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Economic Development is . . . (increasing the flow) of capital through the community and reducing its leakage.

Angus Bull

A bartender had the uncanny ability to accurately guess a person’s IQ by just looking into his eyes.  Last Friday, a well-dressed gentlemen came in and ordered scotch and water.  The bartender assessed the man’s IQ to be 151 and he asked the man his opinion about the slow economy and received an intelligent and informed response.

His next customer ordered a Michelob and the bartender guessed his IQ to be 128 and engaged him in a lively discussion about sports. The next man to come in ordered 3 Wild Turkeys.  The bartended looked him in the eye and saw that the IQ was only 88. He asked, “How many years have you been a politician?”

Hugh Watson was born on a farm, and as most children of farming families, he helped his father in all areas of the operation. Early on he gravitated to the cattle side of the operation and became passionate about selecting and breeding better cattle.

When Hugh turned 19 years of age, he ventured off on his own and rented a farm (Keillor Estate). When he started his farming activities, he received from his father’s herd six of the best and blackest cows, as well as a bull. That same summer, he visited some of the leading cattle markets and purchased the 10 best heifers and the best bull that he could find that showed characteristics that he was striving to breed. The females were of various colors, but the bull was black; Hugh decided that the color of his herd should be black and he started selecting in that direction.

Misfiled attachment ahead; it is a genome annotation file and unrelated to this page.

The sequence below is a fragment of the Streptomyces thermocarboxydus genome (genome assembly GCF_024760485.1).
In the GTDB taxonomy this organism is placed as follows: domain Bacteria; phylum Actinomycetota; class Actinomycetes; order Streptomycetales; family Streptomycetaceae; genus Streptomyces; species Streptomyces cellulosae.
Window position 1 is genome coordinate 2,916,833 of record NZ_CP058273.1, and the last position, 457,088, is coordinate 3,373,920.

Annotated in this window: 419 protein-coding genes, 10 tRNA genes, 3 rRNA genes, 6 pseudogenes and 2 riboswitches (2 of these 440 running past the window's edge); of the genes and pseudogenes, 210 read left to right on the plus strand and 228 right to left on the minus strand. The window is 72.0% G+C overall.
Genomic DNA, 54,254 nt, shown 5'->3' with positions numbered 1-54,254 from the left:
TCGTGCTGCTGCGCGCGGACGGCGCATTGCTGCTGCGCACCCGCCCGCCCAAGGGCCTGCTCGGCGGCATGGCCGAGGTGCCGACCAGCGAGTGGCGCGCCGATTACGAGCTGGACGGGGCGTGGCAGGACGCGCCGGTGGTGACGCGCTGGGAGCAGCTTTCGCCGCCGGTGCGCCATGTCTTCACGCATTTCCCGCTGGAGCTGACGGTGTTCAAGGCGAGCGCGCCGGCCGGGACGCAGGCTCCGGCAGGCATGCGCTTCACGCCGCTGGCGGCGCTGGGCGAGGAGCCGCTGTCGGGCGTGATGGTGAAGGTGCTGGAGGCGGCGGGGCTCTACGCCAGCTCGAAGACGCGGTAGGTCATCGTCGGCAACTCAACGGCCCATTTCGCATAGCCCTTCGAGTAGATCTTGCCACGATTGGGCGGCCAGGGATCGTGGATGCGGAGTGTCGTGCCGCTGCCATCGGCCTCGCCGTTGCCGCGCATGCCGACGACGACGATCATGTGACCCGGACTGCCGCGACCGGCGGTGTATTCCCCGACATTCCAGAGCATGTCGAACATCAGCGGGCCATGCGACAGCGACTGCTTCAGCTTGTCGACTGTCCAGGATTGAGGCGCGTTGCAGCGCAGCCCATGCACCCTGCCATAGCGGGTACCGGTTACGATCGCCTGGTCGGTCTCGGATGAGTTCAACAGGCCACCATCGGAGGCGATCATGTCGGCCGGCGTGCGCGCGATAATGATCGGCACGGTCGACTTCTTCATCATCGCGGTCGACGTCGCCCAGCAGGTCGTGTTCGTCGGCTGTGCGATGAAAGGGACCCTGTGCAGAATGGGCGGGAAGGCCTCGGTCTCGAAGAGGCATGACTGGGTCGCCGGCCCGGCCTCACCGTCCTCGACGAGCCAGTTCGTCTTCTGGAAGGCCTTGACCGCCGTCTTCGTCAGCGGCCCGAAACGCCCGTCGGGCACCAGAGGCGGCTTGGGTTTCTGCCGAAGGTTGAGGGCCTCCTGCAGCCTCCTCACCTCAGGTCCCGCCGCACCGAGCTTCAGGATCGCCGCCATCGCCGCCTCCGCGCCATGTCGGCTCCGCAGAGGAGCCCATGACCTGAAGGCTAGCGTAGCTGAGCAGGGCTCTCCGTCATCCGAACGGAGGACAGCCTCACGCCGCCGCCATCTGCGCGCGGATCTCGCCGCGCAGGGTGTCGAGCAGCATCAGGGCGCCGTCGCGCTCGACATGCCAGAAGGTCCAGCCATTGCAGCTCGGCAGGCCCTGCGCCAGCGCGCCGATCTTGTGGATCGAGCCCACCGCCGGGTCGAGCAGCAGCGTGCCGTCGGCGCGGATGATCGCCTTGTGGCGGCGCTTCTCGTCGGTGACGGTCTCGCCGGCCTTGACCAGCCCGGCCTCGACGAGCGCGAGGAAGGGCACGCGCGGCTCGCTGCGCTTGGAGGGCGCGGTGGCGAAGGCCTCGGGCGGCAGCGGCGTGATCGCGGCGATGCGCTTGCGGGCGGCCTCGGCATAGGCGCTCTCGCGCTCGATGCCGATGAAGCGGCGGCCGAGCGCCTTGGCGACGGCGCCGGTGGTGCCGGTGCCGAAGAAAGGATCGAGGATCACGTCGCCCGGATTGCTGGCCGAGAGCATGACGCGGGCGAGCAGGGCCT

Hugh Watson practiced the fitting and showing of his cattle more than was common by other breeders of his day. He was proud of the quality that he was breeding and wanted more people to know what could be done through selection. He made his first exhibition at the Highland Agricultural Society Show at Perth. During his long show career, he is said to have won over 500 prizes with his cattle and did a great deal to increase the popularity of black cattle.

As the years past Watson became quite fond of bull he named Old Jock 126 who was sired by Grey-Breasted Jock 113. Old Jock was used very heavily in the herd for nine years and was awarded the Grand Champion Bull at the Society Show at Perth when he was 11 years old.

Another of Watson’s notable animals was a cow, Old Granny, which was born on Hugh’s farm and lived to 35 years of age and produced 29 calves. At this point you might be asking yourself—“Heath who cares about Old Jock and Old Granny” they are just cattle. Well I can assure you they were NOT just any ordinary run-of-the-mill cattle. For you see Old Granny had her first calf in 1824 in the vale of Strathmore in Angus, Scotland and the pedigrees of the vast majority of Angus cattle alive today can be traced back to these two animals.

If any one person can be singled out as the founder of a breed of livestock, Hugh Watson of Keillor Estate, is worthy of that distinction for Angus. If not the first real improver of Aberdeen-Angus cattle, he was certainly the most systematic and successful.

Hugh’s story of following his passion and showing his results by constantly promoting is a great formula for how we should grow businesses today. Who would have thought something that worked so well in 1824 could be applied to 2015… it seems like the more things change the more they stay the same.

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